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What is it about noisy restaurants that.... [moved from General Chowhounding board]

What is it about noisy restaurants that is obviously so appealing to many diners? We went to one of L.A.'s most popular new restaurants last evening where the food and service are both wonderful. However, the decibel level in the bar and dining room had to be approximately equivalent to that at the end of the main runway at LAX...it was truly deafening. We're not talking somewhat loud, we're talking deafening!! Not only was it impossible to speak over the music without shouting, it was pretty close to being painful (and I know that my hearing is normal!). There were obviously some other diners who were complaining about the extremely loud music, but the restaurant was packed and clearly most of the diners were not especially bothered by what was by any measure, truly painful and deafening music. When we dine out, we like to relax over good food and wine, and enjoy conversing without having to shout. This is the way it used to be in most good restaurants in the US, and it is still the norm at most nice restaurants in Europe.

It seems that most really good and interesting new restaurants, especially on the West Coast, intentionally create an atmosphere that is "high energy". i.e., extremely noisy. What is it about this environment that appeals to so many patrons?

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  1. Although I don't get to LA,. I would argue the idea that "really good and interesting restaurants...are intentionally noisy." I would certainly say that is true of places that want to be of the moment and crazily popular, but then they are not all about the food, are they? I think the people who go there one to be "of the moment" and really the food is secondary to the buzz but at the same time they wouldn't want to be in a place that got bad reviews. Do not under estimate the power of the PR machine in LA and other major cities...it is fierce!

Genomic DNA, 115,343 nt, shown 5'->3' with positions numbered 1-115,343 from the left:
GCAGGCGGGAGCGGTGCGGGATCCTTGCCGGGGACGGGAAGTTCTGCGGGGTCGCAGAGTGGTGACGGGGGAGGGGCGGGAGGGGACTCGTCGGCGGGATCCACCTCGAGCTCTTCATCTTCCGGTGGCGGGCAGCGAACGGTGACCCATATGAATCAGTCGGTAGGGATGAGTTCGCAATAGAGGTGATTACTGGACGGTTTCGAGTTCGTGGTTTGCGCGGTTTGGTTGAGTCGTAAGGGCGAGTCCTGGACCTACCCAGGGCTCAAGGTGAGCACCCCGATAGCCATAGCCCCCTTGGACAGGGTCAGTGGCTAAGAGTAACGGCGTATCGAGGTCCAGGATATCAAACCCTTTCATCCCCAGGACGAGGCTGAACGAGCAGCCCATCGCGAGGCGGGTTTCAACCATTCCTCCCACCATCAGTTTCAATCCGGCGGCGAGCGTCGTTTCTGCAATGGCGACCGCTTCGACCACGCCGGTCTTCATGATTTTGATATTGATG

2 Replies
    1. re: escondido123

      The restaurant I am referring to in my post above is Fig & Olive on Melrose Place in L.A. We've been several times, but this past Saturday night was, for whatever reason, the worst. It was simply deafening. As I said, my hearing is normal...but I am clearly not a young man. I do like excellent food and service, and Fig and Olive provides both of these. The food is clearly not secondary in this restaurant (and in other similar restaurants in L.A.), but nevertheless they obviously want a "high energy" (loud) environment. The average age of the clientele at this restaurant (when we were there ~ 6-8 pm) appeared to be at least in the 40's and although we only heard a few complaints, the restaurant was packed with happy diners. It's hard to believe that any serious conversation occurred...we were lucky to have the server get (most of) our order correct.

      1. re: josephnl

        Saturday night at a hot place is just asking for trouble IMHO. You might want to find out what their slow night is and go then a little on the early side. If the food is great, it will be even better outside of Saturday night chaos. Or, you can wait a bit and a new hot spot restaurant might lure the loud crowd away and then you can have some conversation. ADDED NOTE I just went to the website and the placer looks like it is all hard surfaces with an open kitchen--noise will tend to be an issue.

    2. We had dinner at Prime Meats in Brooklyn Friday. Everything was excellent but it was noisy. I am sure it's intentional to keep up the energy in the air. I was probably the oldest person in the place. That and the fact that we were trying to "catch up" with some old friends might have something to do with it being mildly annoying.

      10 Replies
      1. re: Motosport

        I wonder if it's not 75% a function of age...Mr. Pine and I find the same noise level problem in lots of other retail establishments, too. We'll sigh, decide we're not the demographic the store is going for, and move on. Same for restaurants. Just can't tolerate being assaulted by noise masquerading as music.

        1. re: pine time

          Short story: Without really thinking we took the 90+ grandparents to Dinosaur BBQ in Syracuse knowing they would like the food. It's a loud place with a busy biker bar vibe. As we entered I turned and saw the look of terror on their faces and did a quik U Turn. We took them to "their favorite" Chinese place that reminded me of the place in the Christmas Story movie. "Fa, la la la la!"